I'll definitely take your suggestions for food ideas. He's still in the "gee, look how much fun it is to throw all the food on the floor" phase with not a terribly voracious appetite, so it's tough to get him to eat a ton, but I'll work on it intensely now. Doc wants to see him in a month for a weigh in.
post #7 of 29
I would keep nursing and just tell the doctor what he wants to hear - yes he's drinking whole cow's milk and just nursing at bedtime now. I would not argue. Perhaps find another doctor if you don't like this one, but I would not argue. I have a friend who had CPS called on her for her child not gaining weight quickly enough after she expressed reservations to the doctor about following his instructions regarding nursing. IMO it's not worth arguing with someone who can cause you that kind of trouble.

I would take the weight gain issue seriously and try to beef up the calorie content of his diet in other ways. You can also consume more healthy fats yourself and the fat content of your milk may go up. You can certainly address his weight gain without interrupting nursing. That is the heart of the doctor's concerns and you can take the advice to address it...just not in the exact way he is pushing.
post #8 of 29
Your Ped is not educated about breastfeeding.

Breastmilk has *more* fat than WHOLE cow milk.

Quote:
Many nursing moms are told that they must introduce cow's milk at a year. Your nursing toddler is already getting the best milk he can get - mother's milk! Breastmilk has a higher fat content than whole cow's milk (needed for baby's brain growth), and all the nutrients of human milk are significantly more bioavailable than those of cow's milk because it is species specific (not to mention all the components of mother's milk that are not present in cow's milk).
http://www.kellymom.com/nutrition/so...ler-foods.html
post #9 of 29
Quote:
Originally Posted by transylvania_mom View Post
how would a cow offer a human baby more calories than his own mother's milk? Especially as you would give him 3% milk, which has way less fat than raw (natural) milk.
I'm not a doctor but it doesn't make sense to me.
Even if someone does give their baby cow milk then it does need to be whole milk. Toddlers needs the extra fat.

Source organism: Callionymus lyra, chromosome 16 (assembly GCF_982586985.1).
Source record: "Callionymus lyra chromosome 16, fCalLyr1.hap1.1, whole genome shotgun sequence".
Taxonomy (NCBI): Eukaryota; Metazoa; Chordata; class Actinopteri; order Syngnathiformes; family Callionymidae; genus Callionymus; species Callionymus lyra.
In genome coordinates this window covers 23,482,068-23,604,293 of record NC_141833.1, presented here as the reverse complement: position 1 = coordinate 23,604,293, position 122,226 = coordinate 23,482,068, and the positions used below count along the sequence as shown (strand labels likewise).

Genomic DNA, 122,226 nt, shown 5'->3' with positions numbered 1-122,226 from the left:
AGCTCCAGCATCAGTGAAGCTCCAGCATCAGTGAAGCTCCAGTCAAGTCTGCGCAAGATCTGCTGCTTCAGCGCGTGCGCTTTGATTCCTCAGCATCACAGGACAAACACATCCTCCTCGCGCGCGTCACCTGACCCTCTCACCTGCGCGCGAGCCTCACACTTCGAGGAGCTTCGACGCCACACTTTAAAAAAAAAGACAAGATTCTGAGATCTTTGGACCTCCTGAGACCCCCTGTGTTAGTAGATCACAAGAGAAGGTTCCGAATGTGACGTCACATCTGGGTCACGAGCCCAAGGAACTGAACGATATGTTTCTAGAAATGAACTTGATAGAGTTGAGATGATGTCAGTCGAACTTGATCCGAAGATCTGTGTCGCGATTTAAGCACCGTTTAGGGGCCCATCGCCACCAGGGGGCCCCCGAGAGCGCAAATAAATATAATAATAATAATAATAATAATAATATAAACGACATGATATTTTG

post #10 of 29
Quote:
Originally Posted by abimommy View Post
Even if someone does give their baby cow milk then it does need to be whole milk. Toddlers needs the extra fat.
3% (actually I think commercial, Holstein milk is 3.5%) IS whole milk. She isn't saying to give low fat, she is saying that grocery store whole milk isn't really whole.
post #11 of 29
Quote:
Originally Posted by jeminijad View Post
3% (actually I think commercial, Holstein milk is 3.5%) IS whole milk. She isn't saying to give low fat, she is saying that grocery store whole milk isn't really whole.
You are right, I thought it said 2%
post #12 of 29
My DD was 19 pounds from age 1 until age 2, and it was never an issue! I would ignore that docs advice and keep nursing
post #13 of 29
check out your baby's growth on the WHO chart. The percentile is not important - following a curve is what matters (ie: following the 15% is just as good as following the 75%)

http://www.who.int/childgrowth/stand...boys_p_0_2.pdf

ps weights must be done on the same callibrated scale to be valid
post #14 of 29
ps WHO chart has him more like 12 % for weight, but the curve is what you need to see.

eta: weaning is not the answer to slow weight gain! breast milk has 22 calories/oz! have you tried to increase nursing sessions? as well as increasing nutrient and fat dense solids?

i'm not even gonna comment about that ped
post #15 of 29
Quote:
Originally Posted by jeminijad View Post
3% (actually I think commercial, Holstein milk is 3.5%) IS whole milk. She isn't saying to give low fat, she is saying that grocery store whole milk isn't really whole.
yes, that's what I meant, thanks
post #16 of 29
This is always mind boggling to me.

How is 16 oz of cow's milk (for instance) better than 16 oz of human milk?